That’s because the comrades of the Union of Metalworkers fear losing control if solar power comes in.
The ANC tried to cope with power problems by building two huge coal plants. Medupi and Kusile instead became hugely expensive boondoggles that continually break down because of overuse, staff incompetence and poor planning. Eskom’s engineers and brass were unqualified ANC cronies brought in through affirmative action and were incapable of managing a project of this scale. The power plants that were meant to provide for South Africa’s future are rated as being only 40% reliable.
While the SRWP is calling for massive investments in Eskom, there’s no more money left. A $5 billion bailout hasn’t helped. The only remaining hope for the failing socialist utility is a huge loan from China. While the socialists blame each other for the blackout, others are turning to the free market.
2016 didn’t just usher in political revolutions in the United States and the United Kingdom.
That was also the year that the ANC lost Johannesburg. Mayor Herman Mashaba, the Democracy Alliance candidate, is a successful entrepreneur and former chair of the Free Market Foundation. And he’s had enough of Eskom. The libertarian politician announced that he’s going to protect the city from the socialist blackouts by striking a deal with the independent power producers whom Eskom hates.
The Democracy Alliance’s victory in Johannesburg highlighted the ANC’s collapse among both the white and black middle class. Americans tend to see Mandela’s triumph as a victory against racism. But apartheid was already collapsing. The ANC’s victory put former Communists in charge of the country.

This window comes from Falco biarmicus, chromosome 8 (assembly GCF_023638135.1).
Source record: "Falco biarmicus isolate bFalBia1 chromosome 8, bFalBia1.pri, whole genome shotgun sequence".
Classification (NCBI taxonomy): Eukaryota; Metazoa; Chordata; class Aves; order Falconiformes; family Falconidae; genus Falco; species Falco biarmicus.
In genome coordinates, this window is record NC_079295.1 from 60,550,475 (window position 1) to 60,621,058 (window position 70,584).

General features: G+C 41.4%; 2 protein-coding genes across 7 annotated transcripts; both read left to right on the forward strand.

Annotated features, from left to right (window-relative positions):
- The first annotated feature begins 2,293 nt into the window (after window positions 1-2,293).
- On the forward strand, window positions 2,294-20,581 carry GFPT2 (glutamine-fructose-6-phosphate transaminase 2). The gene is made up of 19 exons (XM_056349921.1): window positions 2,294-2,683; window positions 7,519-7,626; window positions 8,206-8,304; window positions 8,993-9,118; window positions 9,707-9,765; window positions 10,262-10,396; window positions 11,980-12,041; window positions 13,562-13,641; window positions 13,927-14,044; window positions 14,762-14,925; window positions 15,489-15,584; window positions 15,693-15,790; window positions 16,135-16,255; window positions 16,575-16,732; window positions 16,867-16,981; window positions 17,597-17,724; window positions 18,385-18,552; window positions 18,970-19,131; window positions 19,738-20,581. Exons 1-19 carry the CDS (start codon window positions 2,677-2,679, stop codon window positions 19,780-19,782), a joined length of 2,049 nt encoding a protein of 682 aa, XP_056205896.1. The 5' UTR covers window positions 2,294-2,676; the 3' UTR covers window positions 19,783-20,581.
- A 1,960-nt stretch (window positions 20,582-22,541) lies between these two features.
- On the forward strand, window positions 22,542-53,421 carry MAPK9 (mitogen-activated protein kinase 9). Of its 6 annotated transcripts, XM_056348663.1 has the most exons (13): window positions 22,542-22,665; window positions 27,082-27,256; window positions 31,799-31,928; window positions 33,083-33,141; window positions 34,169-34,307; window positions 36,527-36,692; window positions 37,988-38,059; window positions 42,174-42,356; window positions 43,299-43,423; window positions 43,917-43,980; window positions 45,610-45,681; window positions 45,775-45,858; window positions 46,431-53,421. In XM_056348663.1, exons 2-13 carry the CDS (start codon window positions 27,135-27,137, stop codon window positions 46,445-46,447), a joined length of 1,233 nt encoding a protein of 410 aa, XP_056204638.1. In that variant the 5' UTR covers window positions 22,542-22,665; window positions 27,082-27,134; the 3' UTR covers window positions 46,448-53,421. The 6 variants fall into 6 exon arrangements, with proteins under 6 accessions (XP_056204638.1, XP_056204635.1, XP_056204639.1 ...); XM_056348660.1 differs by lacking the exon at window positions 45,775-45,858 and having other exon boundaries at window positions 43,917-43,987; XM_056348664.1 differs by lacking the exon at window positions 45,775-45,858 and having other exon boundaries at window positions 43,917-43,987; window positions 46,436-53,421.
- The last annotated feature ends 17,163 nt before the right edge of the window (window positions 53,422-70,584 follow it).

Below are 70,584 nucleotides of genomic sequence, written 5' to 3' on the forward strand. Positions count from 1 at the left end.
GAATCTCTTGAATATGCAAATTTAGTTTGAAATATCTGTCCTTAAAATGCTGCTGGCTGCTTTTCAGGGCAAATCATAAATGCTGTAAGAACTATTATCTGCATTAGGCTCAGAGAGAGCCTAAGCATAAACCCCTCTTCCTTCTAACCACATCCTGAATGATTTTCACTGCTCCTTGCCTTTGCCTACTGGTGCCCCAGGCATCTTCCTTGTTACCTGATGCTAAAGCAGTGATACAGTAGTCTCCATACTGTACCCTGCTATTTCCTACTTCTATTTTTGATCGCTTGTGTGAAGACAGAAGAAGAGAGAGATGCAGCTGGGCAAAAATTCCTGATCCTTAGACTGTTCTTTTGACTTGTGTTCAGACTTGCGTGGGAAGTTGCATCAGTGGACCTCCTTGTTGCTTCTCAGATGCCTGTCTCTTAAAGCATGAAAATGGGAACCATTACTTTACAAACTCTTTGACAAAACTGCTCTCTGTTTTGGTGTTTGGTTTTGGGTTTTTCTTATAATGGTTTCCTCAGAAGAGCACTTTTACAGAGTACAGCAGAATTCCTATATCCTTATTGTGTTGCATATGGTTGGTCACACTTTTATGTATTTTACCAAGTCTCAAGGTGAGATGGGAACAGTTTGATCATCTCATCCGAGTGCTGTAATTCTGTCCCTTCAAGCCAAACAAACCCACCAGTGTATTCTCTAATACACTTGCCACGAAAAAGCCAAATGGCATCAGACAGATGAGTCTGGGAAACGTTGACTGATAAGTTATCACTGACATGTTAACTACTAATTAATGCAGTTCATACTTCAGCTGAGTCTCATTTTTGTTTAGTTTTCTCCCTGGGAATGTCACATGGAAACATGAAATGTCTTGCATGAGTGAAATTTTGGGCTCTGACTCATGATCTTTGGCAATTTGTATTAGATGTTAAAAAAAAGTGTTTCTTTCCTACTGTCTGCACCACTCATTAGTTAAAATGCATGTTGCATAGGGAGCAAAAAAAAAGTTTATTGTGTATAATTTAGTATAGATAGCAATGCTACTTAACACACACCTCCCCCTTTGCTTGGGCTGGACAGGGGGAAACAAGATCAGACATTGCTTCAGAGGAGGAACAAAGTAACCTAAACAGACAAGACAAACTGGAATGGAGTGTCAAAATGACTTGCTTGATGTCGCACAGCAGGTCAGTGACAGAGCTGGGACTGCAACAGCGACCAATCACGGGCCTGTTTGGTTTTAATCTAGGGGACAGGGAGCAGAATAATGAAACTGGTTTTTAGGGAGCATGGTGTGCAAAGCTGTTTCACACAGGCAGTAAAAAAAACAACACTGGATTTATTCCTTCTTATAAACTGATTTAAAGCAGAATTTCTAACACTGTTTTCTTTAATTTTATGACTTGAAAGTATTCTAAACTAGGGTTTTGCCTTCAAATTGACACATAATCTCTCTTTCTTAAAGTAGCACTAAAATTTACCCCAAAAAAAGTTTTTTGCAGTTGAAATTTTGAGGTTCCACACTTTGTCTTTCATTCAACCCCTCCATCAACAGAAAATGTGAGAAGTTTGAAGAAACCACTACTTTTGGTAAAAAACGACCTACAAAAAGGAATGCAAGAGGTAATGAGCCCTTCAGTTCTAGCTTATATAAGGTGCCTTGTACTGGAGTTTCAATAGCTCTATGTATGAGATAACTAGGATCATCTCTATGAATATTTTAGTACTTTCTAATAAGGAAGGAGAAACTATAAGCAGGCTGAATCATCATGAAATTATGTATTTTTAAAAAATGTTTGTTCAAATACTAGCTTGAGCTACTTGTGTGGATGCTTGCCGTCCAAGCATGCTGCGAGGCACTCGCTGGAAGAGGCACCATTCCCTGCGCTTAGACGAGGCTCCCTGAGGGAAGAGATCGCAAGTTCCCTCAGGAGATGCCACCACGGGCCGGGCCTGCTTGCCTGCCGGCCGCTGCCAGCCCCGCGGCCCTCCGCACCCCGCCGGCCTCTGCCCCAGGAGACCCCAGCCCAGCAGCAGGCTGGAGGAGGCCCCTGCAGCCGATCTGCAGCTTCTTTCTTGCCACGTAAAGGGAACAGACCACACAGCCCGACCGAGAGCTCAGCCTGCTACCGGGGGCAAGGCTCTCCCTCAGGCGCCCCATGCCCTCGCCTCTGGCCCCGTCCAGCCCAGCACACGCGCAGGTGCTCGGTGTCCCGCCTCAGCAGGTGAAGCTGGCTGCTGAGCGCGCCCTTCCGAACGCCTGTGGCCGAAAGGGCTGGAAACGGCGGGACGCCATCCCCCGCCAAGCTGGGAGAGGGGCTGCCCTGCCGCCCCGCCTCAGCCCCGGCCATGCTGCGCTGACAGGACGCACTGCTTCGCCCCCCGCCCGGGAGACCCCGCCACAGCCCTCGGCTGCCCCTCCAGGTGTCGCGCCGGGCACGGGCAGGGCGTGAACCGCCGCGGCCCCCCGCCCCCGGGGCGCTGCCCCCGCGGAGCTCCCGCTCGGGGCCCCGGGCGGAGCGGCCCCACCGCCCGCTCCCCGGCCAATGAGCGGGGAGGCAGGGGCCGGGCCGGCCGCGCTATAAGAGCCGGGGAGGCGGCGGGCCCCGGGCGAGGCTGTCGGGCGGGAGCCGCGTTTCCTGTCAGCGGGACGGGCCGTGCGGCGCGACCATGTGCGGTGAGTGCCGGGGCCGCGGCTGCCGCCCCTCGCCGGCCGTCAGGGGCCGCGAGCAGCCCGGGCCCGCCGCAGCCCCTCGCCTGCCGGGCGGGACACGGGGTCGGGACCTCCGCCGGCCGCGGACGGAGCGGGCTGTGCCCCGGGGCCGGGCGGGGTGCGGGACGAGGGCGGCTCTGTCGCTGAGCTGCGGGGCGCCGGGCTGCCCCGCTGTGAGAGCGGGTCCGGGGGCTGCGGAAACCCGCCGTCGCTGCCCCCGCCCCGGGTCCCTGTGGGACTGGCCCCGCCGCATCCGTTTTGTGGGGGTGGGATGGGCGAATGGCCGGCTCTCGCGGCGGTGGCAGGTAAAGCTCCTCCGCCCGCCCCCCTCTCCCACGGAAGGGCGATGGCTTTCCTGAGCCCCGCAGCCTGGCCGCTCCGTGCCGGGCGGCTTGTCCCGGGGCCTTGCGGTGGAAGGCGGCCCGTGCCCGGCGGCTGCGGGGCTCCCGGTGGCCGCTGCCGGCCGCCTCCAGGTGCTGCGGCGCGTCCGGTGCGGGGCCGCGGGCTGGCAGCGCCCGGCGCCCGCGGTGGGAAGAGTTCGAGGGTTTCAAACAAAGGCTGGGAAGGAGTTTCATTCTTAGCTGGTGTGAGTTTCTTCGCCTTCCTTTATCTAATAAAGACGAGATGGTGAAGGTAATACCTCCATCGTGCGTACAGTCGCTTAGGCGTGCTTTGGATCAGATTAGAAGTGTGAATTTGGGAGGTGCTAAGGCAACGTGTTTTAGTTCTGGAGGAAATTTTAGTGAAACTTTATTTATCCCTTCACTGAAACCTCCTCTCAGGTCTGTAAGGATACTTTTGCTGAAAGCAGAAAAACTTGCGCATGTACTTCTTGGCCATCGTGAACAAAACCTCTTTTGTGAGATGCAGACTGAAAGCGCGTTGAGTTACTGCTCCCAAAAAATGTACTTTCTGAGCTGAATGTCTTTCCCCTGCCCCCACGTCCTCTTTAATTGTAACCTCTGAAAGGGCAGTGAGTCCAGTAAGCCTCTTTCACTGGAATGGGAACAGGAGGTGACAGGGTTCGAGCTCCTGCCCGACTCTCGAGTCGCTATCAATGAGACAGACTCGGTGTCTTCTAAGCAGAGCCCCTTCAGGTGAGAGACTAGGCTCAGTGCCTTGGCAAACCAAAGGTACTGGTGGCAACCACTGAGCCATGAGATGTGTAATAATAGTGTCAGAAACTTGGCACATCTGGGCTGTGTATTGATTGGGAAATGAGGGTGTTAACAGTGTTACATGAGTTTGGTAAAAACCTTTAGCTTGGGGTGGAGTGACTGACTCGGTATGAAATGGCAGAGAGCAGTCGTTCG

The blackouts, the corruption, thievery and even murder are the inevitable outcomes of that disaster.
If the Democracy Alliance wins over the middle class, the ANC will be reduced to fighting for welfare votes against more radical movements like the SRWP and Malema’s Economic Freedom Fighters by implementing portions of their program of nationalization, redistribution and socialist terror.
And that will transform South Africa into a war zone or another Zimbabwe.
South Africa is losing billions to the blackouts as factories, mines and businesses shut down. Eskom was always a time bomb. It existed to produce artificially cheap electricity. State-owned utilities are a popular socialist gimmick. They’re so popular that Senator Bernie Sanders ran on a similar pledge.
In the seventies, the program of America’s future socialist celebrity politician was ominously similar to that of the SRWP. “The oil industry and the entire energy industry should be owned by the public and used for the public good,” he proposed in 1973.
In 1976, he suggested seizing Vermont’s private electric companies, claiming that it would result in cheaper rates and revenues that the government could then spend on social welfare.
“I favor the public ownership of utilities, banks and major industries,” he stated in an interview.
South Africa’s rolling blackouts, families forced to turn to kerosene lamps, to firewood, and to generators is a graphic demonstration of what Bernie’s power play would have done to America.
Socialism in South Africa means being unable to store food in your fridge. It means eating dinner in the dark and finding your way around your building by using the light on your smartphone. It means that your business may need to shut down because there will be no power and no customers.
Like the ANC, socialism promises everything and instead takes everything leaving you in the dark.
Socialism doesn’t work. Like South Africa’s power plants, it’s only a matter of time until it breaks down.
Article posted with permission from Daniel Greenfield